Communication and Public Engagement during a Global Pandemic
-Full Video of the seminar below-
Science in Times of COVID
This cycle of seminars aims at analyzing the impact of the COVID-19 pandemic from different points of view. The world of science influences and is, in turn, itself influenced by various other fields complementary to it.
Within this frame, we have decided to offer IIT Alumni and the entire IIT population with the opportunity to think about aspects that are not directly visible on their daily empiric work, but which are connected to it, with the guidance of top-notch experts in sectors ranging from economics to history.
The COVID-19 global pandemic is a sad reminder of the importance of science communication and public engagement. As governments and health organisations have sought to tackle the virus, many (but not all) have turned to epidemiologists and disease specialists to develop policy and medical interventions, in an attempt to save lives. For the existing public engagement community, the inability to meet people in person has severely curtailed most activities. Ironically, this is at a time where entering into a dialogue about research has become most valuable. Scientific research can provide advice on how to handle a pandemic, but ultimately it is the responsibility of societies and individuals to decide how to act. With many interventions often resulting in stringent restrictions on personal freedoms, effective communication and engagement is crucial to provide clear justifications for how to act.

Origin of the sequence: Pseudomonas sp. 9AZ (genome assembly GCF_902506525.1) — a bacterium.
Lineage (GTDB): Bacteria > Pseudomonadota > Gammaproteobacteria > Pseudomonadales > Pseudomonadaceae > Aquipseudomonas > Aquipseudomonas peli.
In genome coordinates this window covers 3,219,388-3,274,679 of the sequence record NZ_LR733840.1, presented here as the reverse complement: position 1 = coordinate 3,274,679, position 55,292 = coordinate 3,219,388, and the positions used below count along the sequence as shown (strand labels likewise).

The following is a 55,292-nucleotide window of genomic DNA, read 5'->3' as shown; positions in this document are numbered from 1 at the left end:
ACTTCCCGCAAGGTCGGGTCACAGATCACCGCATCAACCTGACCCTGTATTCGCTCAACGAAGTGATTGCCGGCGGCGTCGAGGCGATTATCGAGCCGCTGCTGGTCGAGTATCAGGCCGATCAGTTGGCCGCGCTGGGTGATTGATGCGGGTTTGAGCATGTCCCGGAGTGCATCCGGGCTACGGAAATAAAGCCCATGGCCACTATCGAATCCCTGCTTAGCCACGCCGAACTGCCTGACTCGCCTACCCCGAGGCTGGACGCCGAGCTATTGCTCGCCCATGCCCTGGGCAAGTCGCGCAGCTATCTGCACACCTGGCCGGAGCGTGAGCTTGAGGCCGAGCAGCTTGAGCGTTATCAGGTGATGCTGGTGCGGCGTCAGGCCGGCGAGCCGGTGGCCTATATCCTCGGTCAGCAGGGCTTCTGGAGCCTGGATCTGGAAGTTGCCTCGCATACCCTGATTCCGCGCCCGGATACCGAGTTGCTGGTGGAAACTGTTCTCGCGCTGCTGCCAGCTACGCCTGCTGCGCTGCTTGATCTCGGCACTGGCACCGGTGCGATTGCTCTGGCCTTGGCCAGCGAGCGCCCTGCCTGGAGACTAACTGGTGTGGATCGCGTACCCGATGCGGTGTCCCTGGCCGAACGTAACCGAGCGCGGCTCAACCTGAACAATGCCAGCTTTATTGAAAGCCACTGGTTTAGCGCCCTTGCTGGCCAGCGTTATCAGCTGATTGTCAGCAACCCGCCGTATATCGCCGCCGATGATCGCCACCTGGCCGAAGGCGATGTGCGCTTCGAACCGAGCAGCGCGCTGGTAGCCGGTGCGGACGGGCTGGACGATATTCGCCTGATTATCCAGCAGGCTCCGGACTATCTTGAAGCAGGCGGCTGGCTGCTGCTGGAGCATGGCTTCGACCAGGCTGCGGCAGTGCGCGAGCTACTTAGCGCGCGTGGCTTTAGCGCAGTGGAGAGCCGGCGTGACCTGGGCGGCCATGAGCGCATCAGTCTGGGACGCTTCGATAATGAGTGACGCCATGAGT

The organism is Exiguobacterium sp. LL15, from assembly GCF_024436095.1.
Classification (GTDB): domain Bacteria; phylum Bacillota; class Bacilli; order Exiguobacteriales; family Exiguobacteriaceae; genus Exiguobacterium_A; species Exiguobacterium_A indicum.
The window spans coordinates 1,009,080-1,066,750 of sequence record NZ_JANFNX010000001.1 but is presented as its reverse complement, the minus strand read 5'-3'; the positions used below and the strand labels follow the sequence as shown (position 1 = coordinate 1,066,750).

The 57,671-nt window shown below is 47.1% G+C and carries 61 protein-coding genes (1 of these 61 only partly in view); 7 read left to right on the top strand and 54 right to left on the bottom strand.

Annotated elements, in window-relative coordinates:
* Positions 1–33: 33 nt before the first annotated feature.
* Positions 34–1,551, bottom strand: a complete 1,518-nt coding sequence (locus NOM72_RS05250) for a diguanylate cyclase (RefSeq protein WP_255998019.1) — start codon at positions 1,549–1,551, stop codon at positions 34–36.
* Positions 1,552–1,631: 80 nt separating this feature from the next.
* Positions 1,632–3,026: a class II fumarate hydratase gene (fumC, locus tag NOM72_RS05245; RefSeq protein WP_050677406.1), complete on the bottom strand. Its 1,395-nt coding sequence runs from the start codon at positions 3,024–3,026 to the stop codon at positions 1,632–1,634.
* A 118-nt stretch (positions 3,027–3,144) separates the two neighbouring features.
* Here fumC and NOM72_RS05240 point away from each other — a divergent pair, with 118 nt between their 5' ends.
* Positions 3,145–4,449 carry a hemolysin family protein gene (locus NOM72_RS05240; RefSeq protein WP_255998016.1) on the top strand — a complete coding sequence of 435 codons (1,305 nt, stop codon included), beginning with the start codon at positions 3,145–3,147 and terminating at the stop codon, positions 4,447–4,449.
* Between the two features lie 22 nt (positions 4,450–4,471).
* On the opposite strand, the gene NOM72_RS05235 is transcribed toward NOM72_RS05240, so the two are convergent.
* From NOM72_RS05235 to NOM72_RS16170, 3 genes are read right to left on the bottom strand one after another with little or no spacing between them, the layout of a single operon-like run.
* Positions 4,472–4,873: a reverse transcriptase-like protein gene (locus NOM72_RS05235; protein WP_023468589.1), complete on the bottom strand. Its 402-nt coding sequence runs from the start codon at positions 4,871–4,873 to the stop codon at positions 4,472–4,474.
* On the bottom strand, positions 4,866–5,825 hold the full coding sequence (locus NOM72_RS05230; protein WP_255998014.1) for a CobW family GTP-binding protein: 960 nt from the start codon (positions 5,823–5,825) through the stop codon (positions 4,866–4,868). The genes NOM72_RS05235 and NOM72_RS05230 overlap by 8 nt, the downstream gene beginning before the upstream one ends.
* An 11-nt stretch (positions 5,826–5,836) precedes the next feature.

In this talk, I will reflect on how the pandemic has both positively and negatively affected a selection of existing pre-pandemic science communication and public engagement projects, as well as the emergence of new ideas. And how, as many have looked to scientists for answers, a reminder of the need to respect the boundaries of our own abilities and disciplines.
Dr Stuart Higgins is a biophysicist and engineer investigating cell – biomaterial interfaces and organic bioelectronic devices at Imperial College London. He is not an epidemiologist and has no expertise in pandemics. He does produce the award-winning podcast ‘Scientists not the Science’ (scinotsci.com) which explores the culture of being a scientist. In 2019, he was the British Science Association’s Daphne Oram Award Lecturer, selected to present his research at the British Science Festival. He created ‘Science in the Supermarket’ (superscience.org.uk) an engagement project which aims to engage under-represented young families in supermarket settings. He has produced content for BBC Radio’s ‘The Naked Scientists’ radio show and has been involved in numerous engagement activities.